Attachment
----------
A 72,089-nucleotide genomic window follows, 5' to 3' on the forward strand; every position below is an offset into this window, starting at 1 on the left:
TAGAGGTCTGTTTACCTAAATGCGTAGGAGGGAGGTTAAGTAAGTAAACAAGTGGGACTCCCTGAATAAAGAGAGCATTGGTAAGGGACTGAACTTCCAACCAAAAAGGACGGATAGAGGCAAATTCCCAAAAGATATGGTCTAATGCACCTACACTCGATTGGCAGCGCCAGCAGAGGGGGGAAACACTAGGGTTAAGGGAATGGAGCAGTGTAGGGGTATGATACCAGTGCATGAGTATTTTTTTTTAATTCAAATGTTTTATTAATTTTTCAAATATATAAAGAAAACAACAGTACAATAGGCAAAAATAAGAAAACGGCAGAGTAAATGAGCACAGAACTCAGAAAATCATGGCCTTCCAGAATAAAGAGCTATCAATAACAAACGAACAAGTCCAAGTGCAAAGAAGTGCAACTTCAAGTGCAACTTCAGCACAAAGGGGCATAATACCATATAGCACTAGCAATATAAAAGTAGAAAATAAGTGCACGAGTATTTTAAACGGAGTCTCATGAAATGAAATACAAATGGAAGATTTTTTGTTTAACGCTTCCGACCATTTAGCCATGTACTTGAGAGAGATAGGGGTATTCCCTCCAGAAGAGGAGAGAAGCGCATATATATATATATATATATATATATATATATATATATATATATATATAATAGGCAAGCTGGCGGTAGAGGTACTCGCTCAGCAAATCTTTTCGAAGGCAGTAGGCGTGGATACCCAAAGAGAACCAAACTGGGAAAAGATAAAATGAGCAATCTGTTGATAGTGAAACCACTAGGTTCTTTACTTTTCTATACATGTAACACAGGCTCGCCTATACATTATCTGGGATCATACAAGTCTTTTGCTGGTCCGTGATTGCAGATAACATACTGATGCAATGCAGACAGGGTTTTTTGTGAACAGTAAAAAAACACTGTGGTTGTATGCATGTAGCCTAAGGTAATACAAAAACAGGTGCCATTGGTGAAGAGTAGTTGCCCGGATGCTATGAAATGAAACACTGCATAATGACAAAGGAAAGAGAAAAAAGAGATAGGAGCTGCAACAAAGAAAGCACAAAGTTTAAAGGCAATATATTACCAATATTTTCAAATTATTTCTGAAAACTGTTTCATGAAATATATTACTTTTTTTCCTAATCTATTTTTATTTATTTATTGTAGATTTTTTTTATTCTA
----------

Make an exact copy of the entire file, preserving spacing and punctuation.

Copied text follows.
A 72,089-nucleotide genomic window follows, 5' to 3' on the forward strand; every position below is an offset into this window, starting at 1 on the left:
TAGAGGTCTGTTTACCTAAATGCGTAGGAGGGAGGTTAAGTAAGTAAACAAGTGGGACTCCCTGAATAAAGAGAGCATTGGTAAGGGACTGAACTTCCAACCAAAAAGGACGGATAGAGGCAAATTCCCAAAAGATATGGTCTAATGCACCTACACTCGATTGGCAGCGCCAGCAGAGGGGGGAAACACTAGGGTTAAGGGAATGGAGCAGTGTAGGGGTATGATACCAGTGCATGAGTATTTTTTTTTAATTCAAATGTTTTATTAATTTTTCAAATATATAAAGAAAACAACAGTACAATAGGCAAAAATAAGAAAACGGCAGAGTAAATGAGCACAGAACTCAGAAAATCATGGCCTTCCAGAATAAAGAGCTATCAATAACAAACGAACAAGTCCAAGTGCAAAGAAGTGCAACTTCAAGTGCAACTTCAGCACAAAGGGGCATAATACCATATAGCACTAGCAATATAAAAGTAGAAAATAAGTGCACGAGTATTTTAAACGGAGTCTCATGAAATGAAATACAAATGGAAGATTTTTTGTTTAACGCTTCCGACCATTTAGCCATGTACTTGAGAGAGATAGGGGTATTCCCTCCAGAAGAGGAGAGAAGCGCATATATATATATATATATATATATATATATATATATATATATATATATAATAGGCAAGCTGGCGGTAGAGGTACTCGCTCAGCAAATCTTTTCGAAGGCAGTAGGCGTGGATACCCAAAGAGAACCAAACTGGGAAAAGATAAAATGAGCAATCTGTTGATAGTGAAACCACTAGGTTCTTTACTTTTCTATACATGTAACACAGGCTCGCCTATACATTATCTGGGATCATACAAGTCTTTTGCTGGTCCGTGATTGCAGATAACATACTGATGCAATGCAGACAGGGTTTTTTGTGAACAGTAAAAAAACACTGTGGTTGTATGCATGTAGCCTAAGGTAATACAAAAACAGGTGCCATTGGTGAAGAGTAGTTGCCCGGATGCTATGAAATGAAACACTGCATAATGACAAAGGAAAGAGAAAAAAGAGATAGGAGCTGCAACAAAGAAAGCACAAAGTTTAAAGGCAATATATTACCAATATTTTCAAATTATTTCTGAAAACTGTTTCATGAAATATATTACTTTTTTTCCTAATCTATTTTTATTTATTTATTGTAGATTTTTTTTATTCTA